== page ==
Author: Abdishakur

Somalia is in my heart. Positivism and advocacy of change for a better Somalia. I believe in that "When we are no longer able to change a situation - we are challenged to change ourselves".


Waxaa hubaal ah inaynu nahay is badal doon. Waxa ugu badan oonan hadalkeena laga waayin waxa ka mid ah “soomaaliya way is badashay”. Balse sidee bay isku badashay.
Waxaa lagu sheega in isbadalku uu u dhici karo afartaan siyaabood:
  1. Xagsad:  Waxaan oran karna marka la xajisto, lagu dhabar adaygo, is badal la’aanta. Isbadalka maanta ka jiraahi Soomaaliya marxalada kala duwan bu soo maray laakin dadbaa ku qanacsanaan kara isbadalka manta jira o doonaya inaynan waxna isa sii badalin oo isbadalki hore e soo dhacayi uuba faido u ahaa.
  2. Aragti Dhalanteed (Utopia): Qaarba hab nololedkan qayaaliga ku dhisan ku taama oo is leh mar uun ba laheli doona  soomaaliya shanteeda gees ku midaysan hal dowlad, nabad-iyo-caano leh iyo barwaaqo!! saansaantu sidan uma mooqate wayse si durkaysa aragti dhalanteedakan sidi lagu gaari laha.
  3. Hilaw – Maalmihii wanaagsana in dib loogu noqdo: Waxa kale oo is badal loo arki karaa in dib loogu noqdo waqti qaas ah o ay dadku isleeyahin waqti wanaagsan buu ahaa. Waalaysku qilaafi kara waqtigaas o haatanba qaar baa aaminsan 60 meeyadii inu ahaa waqtiga u ugu fiicnaa ee Soomaliya so maray, qaar kalaa is leh malaha 70 meeyadi bay ahayd. Kuwii burburka la koowsaday ba ayaguna malaha waqtigii dagaalada sokeeye ay u ahayd waqtiga ugu wanaagsani marki loo barbar dhigo xaladahii kadanbeeya uu soo maray wadanku. Makuso noqon doonta Soomaliya bari siday haybad iyo maamus u lahaan jirtay? ciidamadeeni xooga badna maso noqon doonan? IWM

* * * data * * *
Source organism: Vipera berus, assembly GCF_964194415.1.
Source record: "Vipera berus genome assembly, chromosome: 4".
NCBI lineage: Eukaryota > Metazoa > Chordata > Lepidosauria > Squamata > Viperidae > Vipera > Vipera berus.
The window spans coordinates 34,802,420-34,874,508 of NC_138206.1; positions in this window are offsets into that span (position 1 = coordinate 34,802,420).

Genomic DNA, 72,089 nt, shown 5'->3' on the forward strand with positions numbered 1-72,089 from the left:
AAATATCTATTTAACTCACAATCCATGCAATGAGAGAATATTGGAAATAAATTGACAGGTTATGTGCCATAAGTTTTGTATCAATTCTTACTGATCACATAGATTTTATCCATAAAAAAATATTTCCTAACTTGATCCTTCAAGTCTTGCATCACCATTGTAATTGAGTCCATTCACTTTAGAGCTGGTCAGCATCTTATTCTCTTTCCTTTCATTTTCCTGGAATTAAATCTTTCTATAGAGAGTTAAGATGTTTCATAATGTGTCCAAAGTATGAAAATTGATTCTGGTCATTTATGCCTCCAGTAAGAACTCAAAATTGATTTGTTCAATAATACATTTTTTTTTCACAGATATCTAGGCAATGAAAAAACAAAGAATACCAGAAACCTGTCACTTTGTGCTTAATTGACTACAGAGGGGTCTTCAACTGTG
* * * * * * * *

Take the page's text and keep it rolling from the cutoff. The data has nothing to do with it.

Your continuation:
4. Isbadal xaaladeed hal abuur leh: Qaabkani waxu door bidayaa in laba xaaladoodba is badal loo samayn karo:
  5. Ficil qaadasho (Reactive): In waxi dhacay lagu cibro qaato, waxna laga barto dabadeetana lala yimaado fal ama ficil ku haboon si loo helaa is badal wanaagsan.
    • Ka hortag (Proactive): In lasi odorooso is badalada dhici karaa ayado la isticmaalaya wayo aragnimo, aqoon iyo farsamo, lagana hortagaa isbadalada xun loo jiheeya wadanka isbadalada wanaagsan.
Waxay u muuqataa inaynu ku howlanahay sedexda isbadal ee ugu horeeya halka kan danbe aynu ka hurudno. Midkeebaan doorbidnaa Somalaay?

Where did the Famine go?

The economists article on famine in somalia and where it heads, argues that spending a lot of money on food by donors would not help Somalia. Instead mapping the somali economy and its ruites would be a wiser act on the longer term. What do you think?

Where did the famine go?

Transition and Humanitarian development

Since my arrival in Mogadishu, I have observed the increase of humanitarian aid profession. At a close look, i have noticed the challenges faced by these professionals that associate with contexts of transitioning from conflict to peace. yet rarely these people reflect on the critical concepts, practical challenges and policy dilemmas which can bring the country towards effective transitioning.